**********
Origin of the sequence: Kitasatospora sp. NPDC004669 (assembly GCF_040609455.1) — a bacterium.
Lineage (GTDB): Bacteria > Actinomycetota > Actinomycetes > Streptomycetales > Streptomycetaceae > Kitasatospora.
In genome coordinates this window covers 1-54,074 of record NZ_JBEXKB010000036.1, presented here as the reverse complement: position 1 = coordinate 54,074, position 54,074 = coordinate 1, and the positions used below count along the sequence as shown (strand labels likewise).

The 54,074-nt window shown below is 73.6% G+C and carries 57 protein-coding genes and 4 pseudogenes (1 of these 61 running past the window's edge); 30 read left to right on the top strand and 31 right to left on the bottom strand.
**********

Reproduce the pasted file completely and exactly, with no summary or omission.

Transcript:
Origin of the sequence: Kitasatospora sp. NPDC004669 (assembly GCF_040609455.1) — a bacterium.
Lineage (GTDB): Bacteria > Actinomycetota > Actinomycetes > Streptomycetales > Streptomycetaceae > Kitasatospora.
In genome coordinates this window covers 1-54,074 of record NZ_JBEXKB010000036.1, presented here as the reverse complement: position 1 = coordinate 54,074, position 54,074 = coordinate 1, and the positions used below count along the sequence as shown (strand labels likewise).

The 54,074-nt window shown below is 73.6% G+C and carries 57 protein-coding genes and 4 pseudogenes (1 of these 61 running past the window's edge); 30 read left to right on the top strand and 31 right to left on the bottom strand.